Additionally, Keepers removes derelict boats that have long been abandoned, beached or sunk. When a boat sinks, the owner has 30 days to remove the vessel or be charged with a third-degree felony. But anyone who has been to Peanut Island or Burt Reynolds Park knows there are quite a few boats that have long surpassed that 30-day window. These vessels can be a nightmare for navigation and the environment, as they slowly leech oil and hydraulic fluids, break apart, add to the trash problem and reduce the draft levels for boats. Keepers will raise and remove derelict vessels, getting them out of the water. To date, Lagoon Keepers has removed 189 boats from the 42-mile stretch of the Intracoastal Waterway in Palm Beach County, helping maintain the waterway system.
|One of the derelict vessels raised and removed by Lagoon Keepers.|
Yet it’s not just the public that has come to rely on Lagoon Keepers’ service but also a host of private companies. Many leaders in the maritime industry regionally and internationally recognize the merits in what Reynolds and crew are up to. Just a quick look at the organization’s corporate supporter list—which includes heavy-hitters like Viking Yachting Center, Rybovich, Evinrude, Towboat US and West Marine—speaks volumes to the organization’s necessity: A navigable waterway is vital to the economic viability of this region.
According to Florida Inland Navigation District’s 2011 report “Economic Benefits of the District’s Waterways,” Palm Beach County’s Inland Navigation District (the Intracoastal Waterway) and the Lake Worth Lagoon support a local marine industry estimated at $1.26 billion in business volume annually. This equates to 5,879 jobs, amounting to $297.5 million in personal income and $53.3 million in tax revenue. While the Port of Palm Beach maybe small in stature, it is the fourth busiest in the state and eighteenth nationally. On top of that, the Florida Department of Environmental Protection claims in 2001, “the artificial and natural reef systems of Miami-Dade, Broward, and Palm Beach Counties contributed $3.8 billion in sales to the local economy, as well as almost 60,000 jobs.” It is hard to overstate the importance of a clean and navigable waterway system.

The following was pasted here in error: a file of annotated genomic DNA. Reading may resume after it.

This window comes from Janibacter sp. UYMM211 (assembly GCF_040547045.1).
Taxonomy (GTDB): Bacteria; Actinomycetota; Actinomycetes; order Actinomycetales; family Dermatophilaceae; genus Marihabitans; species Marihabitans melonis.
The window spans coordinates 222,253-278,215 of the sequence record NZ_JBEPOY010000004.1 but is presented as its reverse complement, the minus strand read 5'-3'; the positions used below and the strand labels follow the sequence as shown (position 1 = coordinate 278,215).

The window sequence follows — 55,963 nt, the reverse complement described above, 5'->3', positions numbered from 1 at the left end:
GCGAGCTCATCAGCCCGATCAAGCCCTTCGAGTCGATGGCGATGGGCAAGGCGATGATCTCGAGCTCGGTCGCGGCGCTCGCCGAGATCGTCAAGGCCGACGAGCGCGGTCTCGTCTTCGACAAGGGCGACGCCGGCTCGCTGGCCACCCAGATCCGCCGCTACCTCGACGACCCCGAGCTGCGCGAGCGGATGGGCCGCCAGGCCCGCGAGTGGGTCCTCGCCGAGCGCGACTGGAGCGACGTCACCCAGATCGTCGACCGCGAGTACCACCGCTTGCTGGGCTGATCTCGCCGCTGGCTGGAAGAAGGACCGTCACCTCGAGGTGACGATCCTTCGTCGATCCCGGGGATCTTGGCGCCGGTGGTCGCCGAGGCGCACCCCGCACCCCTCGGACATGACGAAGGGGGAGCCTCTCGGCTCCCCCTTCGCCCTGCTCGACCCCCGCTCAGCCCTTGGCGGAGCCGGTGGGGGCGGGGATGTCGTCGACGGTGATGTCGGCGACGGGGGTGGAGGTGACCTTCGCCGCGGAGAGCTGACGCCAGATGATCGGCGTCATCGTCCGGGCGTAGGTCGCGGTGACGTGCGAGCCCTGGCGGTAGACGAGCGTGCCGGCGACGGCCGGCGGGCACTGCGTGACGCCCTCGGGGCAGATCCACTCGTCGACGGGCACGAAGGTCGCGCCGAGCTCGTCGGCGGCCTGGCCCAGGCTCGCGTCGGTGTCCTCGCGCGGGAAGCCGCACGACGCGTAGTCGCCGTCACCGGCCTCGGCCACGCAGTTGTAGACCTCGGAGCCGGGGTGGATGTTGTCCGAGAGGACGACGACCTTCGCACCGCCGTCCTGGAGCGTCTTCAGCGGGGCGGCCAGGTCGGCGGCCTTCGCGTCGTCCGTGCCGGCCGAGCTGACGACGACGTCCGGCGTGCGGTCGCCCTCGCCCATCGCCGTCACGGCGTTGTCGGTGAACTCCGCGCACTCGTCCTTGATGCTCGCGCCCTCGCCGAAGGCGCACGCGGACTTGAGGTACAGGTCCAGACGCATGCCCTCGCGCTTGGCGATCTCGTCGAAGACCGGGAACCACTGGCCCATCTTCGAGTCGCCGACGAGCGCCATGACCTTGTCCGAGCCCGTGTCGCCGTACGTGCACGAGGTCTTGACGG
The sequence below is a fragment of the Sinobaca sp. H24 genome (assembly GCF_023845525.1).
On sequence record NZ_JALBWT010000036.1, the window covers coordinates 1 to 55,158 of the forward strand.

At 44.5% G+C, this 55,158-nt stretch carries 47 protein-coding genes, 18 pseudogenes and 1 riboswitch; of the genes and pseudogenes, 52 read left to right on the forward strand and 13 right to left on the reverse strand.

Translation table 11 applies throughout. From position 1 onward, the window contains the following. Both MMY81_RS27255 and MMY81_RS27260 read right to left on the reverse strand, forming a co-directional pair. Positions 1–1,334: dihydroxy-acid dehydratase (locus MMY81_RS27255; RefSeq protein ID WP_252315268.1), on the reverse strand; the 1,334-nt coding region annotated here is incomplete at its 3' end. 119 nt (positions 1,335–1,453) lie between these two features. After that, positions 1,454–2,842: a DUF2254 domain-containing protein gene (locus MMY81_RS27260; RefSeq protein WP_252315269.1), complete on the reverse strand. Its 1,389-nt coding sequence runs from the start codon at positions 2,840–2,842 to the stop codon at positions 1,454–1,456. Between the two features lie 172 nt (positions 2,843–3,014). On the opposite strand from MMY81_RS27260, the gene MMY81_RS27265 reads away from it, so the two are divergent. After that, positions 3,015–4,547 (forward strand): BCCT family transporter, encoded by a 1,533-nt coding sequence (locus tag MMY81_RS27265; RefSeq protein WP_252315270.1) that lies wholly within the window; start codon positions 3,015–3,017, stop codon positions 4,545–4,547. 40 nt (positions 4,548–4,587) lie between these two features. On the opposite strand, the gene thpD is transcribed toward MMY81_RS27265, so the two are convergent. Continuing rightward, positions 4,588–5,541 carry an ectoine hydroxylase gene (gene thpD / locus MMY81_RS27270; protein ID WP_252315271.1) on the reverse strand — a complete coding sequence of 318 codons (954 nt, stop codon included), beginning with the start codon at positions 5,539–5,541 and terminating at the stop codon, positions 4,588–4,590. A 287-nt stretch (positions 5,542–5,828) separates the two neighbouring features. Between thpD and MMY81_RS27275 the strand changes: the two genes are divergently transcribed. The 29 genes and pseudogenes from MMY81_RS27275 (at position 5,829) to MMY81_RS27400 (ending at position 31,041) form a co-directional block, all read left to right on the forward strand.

Raising derelict vessels is no easy task. Over the last decade, Lagoon Keepers helped raise and remove 189 derelict boats from the Intracoastal Waterway like the one pictured here.
To help bolster Lagoon Keepers’ maritime army, Reynolds is implementing a new phase to the organization’s charter. He wants to enact a new citizen patrol system by commissioning new boats to be built by local boat builder, Offshore Catamarans, and designed to handle trash pick-up and patrol missions. He then wants to pass them on to members of the organization to act as captains. The goal is to have seven boats strategically placed along the 42-mile stretch of Palm Beach’s inland waterways, each patrolling a six-mile range. The vessels will be on call and expected to make patrol missions throughout their specific range, and in return, the member essentially gets free access to a boat.
“There will be a small fee so that they have a little skin in the game,” Reynolds says, “but they essentially get a free boat.”
This plan puts the onus back on the people, creating a stewardship that goes beyond weekend kayak trips and the occasional beach clean-up. There are a lot of nonprofits dedicated to the sea competing for dollars in Palm Beach County, all targeting different flagship species or causes, and all are worthy. But few are strictly dedicated to keeping the marine ecosystems clean, which benefits everything—man, animal and environment alike. Frankly, many of these organizations directly benefit from Lagoon Keepers, but little is said of them. Every day, a new round of tonnage makes it into the water. But without the Keepers, things would be a lot worse.
“We’re keeping it from the reef,” Reynolds says, “but it’s hard to get people excited about trash.” But for everyone who enjoys exploring our waterways, a debt of gratitude is owed.
- For more information about Lagoon Keepers and ways to help, visit lagoonkeepers.org.
The mission behind Lagoon Keepers helps keep the local marine environment clean for all to enjoy.
Photo provided by the Florida Department of Environmental Protection.